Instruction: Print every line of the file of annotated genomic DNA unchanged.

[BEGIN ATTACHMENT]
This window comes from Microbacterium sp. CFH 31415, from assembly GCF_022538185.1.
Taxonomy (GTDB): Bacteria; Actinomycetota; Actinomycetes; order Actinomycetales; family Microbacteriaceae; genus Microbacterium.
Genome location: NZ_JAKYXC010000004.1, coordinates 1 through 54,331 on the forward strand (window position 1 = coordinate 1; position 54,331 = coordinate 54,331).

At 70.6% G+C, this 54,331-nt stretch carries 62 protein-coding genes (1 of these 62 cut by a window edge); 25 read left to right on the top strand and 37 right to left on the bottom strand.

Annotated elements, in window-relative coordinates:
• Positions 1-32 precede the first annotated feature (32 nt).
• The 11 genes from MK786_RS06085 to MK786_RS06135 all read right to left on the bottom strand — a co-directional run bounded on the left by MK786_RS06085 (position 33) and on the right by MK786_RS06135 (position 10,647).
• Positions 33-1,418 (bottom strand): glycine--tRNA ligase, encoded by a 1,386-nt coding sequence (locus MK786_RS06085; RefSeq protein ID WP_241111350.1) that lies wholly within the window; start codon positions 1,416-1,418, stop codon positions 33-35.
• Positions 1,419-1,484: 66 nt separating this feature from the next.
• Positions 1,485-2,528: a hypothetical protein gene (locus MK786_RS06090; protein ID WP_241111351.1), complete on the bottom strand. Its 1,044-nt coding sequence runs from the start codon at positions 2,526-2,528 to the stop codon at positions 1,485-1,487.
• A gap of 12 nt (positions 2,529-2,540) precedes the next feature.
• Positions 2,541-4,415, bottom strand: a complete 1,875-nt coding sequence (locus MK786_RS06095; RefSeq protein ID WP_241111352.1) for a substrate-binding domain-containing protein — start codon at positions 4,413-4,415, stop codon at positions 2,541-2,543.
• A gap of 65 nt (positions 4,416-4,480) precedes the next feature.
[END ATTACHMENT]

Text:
This window comes from Microbacterium sp. CFH 31415, from assembly GCF_022538185.1.
Taxonomy (GTDB): Bacteria; Actinomycetota; Actinomycetes; order Actinomycetales; family Microbacteriaceae; genus Microbacterium.
Genome location: NZ_JAKYXC010000004.1, coordinates 1 through 54,331 on the forward strand (window position 1 = coordinate 1; position 54,331 = coordinate 54,331).

At 70.6% G+C, this 54,331-nt stretch carries 62 protein-coding genes (1 of these 62 cut by a window edge); 25 read left to right on the top strand and 37 right to left on the bottom strand.

Annotated elements, in window-relative coordinates:
• Positions 1-32 precede the first annotated feature (32 nt).
• The 11 genes from MK786_RS06085 to MK786_RS06135 all read right to left on the bottom strand — a co-directional run bounded on the left by MK786_RS06085 (position 33) and on the right by MK786_RS06135 (position 10,647).
• Positions 33-1,418 (bottom strand): glycine--tRNA ligase, encoded by a 1,386-nt coding sequence (locus MK786_RS06085; RefSeq protein ID WP_241111350.1) that lies wholly within the window; start codon positions 1,416-1,418, stop codon positions 33-35.
• Positions 1,419-1,484: 66 nt separating this feature from the next.
• Positions 1,485-2,528: a hypothetical protein gene (locus MK786_RS06090; protein ID WP_241111351.1), complete on the bottom strand. Its 1,044-nt coding sequence runs from the start codon at positions 2,526-2,528 to the stop codon at positions 1,485-1,487.
• A gap of 12 nt (positions 2,529-2,540) precedes the next feature.
• Positions 2,541-4,415, bottom strand: a complete 1,875-nt coding sequence (locus MK786_RS06095; RefSeq protein ID WP_241111352.1) for a substrate-binding domain-containing protein — start codon at positions 4,413-4,415, stop codon at positions 2,541-2,543.
• A gap of 65 nt (positions 4,416-4,480) precedes the next feature.